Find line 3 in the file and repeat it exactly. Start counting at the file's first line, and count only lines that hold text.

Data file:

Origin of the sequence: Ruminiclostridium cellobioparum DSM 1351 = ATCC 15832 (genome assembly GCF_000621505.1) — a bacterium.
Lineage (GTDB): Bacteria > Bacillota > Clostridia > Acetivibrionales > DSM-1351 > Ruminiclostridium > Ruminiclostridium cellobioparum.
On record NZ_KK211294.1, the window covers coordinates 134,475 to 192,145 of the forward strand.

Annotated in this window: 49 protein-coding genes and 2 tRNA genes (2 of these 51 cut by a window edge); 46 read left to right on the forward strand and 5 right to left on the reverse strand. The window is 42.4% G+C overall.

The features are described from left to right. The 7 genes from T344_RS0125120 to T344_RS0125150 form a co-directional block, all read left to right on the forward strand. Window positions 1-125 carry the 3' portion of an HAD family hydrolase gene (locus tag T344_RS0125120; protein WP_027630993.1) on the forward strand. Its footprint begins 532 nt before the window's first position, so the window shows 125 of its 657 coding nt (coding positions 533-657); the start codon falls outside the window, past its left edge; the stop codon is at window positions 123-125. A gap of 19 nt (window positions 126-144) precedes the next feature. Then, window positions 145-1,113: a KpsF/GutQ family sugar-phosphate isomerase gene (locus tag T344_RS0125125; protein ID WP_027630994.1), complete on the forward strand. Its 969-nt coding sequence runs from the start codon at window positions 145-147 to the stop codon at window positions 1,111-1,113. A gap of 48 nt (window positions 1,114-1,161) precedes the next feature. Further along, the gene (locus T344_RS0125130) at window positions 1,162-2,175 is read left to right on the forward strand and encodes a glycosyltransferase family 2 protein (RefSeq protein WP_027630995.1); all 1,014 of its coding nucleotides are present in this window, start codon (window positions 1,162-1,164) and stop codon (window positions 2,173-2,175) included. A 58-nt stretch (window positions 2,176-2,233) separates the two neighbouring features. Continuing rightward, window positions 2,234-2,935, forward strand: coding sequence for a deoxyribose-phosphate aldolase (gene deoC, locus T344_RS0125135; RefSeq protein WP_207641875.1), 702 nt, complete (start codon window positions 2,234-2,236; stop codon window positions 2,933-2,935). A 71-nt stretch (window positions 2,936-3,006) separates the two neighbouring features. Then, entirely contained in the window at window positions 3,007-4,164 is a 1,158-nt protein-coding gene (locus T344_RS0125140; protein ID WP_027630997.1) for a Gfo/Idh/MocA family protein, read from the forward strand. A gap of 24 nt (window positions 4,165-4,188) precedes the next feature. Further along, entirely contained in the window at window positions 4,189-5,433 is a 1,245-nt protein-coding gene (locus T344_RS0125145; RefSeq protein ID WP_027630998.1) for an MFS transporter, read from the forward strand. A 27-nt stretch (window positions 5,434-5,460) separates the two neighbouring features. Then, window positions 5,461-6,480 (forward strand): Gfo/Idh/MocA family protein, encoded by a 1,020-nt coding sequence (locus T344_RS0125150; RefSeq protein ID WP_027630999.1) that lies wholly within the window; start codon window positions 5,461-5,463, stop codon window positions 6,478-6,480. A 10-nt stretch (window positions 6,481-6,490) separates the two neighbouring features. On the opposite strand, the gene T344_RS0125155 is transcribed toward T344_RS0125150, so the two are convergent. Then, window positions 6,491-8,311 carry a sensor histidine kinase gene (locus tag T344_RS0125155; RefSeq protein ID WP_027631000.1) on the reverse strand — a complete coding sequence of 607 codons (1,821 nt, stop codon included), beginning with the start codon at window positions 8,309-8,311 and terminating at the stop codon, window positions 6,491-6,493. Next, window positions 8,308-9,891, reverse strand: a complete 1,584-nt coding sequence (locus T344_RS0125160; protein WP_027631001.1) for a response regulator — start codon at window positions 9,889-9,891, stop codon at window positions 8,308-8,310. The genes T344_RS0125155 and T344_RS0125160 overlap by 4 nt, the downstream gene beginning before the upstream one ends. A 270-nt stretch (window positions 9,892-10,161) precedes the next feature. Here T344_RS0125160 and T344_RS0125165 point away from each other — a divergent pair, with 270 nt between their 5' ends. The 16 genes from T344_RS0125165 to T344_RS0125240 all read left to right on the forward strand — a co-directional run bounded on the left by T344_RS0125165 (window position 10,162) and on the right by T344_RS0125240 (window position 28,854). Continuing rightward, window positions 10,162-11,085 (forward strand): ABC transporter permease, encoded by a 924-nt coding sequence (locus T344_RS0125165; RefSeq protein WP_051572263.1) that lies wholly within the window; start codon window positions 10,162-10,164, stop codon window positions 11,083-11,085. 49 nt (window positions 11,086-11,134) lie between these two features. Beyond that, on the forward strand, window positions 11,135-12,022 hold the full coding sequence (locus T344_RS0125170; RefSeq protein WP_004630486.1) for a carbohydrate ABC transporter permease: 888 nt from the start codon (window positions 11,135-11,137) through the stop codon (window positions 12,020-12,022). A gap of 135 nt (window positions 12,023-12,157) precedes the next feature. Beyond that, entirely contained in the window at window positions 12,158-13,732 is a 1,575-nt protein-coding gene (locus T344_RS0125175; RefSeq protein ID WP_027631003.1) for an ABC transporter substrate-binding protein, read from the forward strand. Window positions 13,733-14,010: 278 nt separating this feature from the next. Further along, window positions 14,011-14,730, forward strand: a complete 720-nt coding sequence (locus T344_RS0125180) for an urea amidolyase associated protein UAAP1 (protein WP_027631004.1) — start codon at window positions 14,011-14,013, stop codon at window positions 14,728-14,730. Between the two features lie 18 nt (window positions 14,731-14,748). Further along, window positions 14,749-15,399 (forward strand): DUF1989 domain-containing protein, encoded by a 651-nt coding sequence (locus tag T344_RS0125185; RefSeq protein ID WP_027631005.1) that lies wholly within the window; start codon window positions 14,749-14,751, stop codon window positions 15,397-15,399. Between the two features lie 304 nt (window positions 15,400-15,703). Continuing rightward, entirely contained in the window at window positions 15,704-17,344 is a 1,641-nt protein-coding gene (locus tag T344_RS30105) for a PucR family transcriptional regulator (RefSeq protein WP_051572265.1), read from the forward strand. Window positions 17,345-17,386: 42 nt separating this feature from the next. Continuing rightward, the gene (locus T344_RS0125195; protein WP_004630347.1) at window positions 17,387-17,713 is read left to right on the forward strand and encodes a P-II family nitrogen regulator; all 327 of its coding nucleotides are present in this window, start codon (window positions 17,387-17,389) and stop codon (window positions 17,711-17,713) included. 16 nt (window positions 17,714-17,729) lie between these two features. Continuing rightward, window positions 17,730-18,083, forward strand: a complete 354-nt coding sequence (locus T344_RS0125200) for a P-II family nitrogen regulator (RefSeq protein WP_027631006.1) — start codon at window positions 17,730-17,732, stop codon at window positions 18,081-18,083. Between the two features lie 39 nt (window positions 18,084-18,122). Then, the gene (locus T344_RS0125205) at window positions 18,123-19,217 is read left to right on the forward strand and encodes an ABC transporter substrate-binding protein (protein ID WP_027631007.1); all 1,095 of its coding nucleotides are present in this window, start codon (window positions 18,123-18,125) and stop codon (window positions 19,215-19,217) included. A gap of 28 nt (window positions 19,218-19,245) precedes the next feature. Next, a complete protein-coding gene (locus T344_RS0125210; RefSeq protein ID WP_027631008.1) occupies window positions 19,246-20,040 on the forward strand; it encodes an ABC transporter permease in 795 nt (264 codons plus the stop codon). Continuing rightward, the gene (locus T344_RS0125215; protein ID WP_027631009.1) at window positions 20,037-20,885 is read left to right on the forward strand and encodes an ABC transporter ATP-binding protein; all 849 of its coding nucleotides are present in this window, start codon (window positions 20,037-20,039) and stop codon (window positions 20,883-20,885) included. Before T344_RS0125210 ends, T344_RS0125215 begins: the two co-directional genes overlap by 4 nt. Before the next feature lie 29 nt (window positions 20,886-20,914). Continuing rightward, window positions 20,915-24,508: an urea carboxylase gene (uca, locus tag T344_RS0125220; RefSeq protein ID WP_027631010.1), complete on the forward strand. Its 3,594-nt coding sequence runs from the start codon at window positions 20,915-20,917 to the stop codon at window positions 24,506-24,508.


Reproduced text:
On record NZ_KK211294.1, the window covers coordinates 134,475 to 192,145 of the forward strand.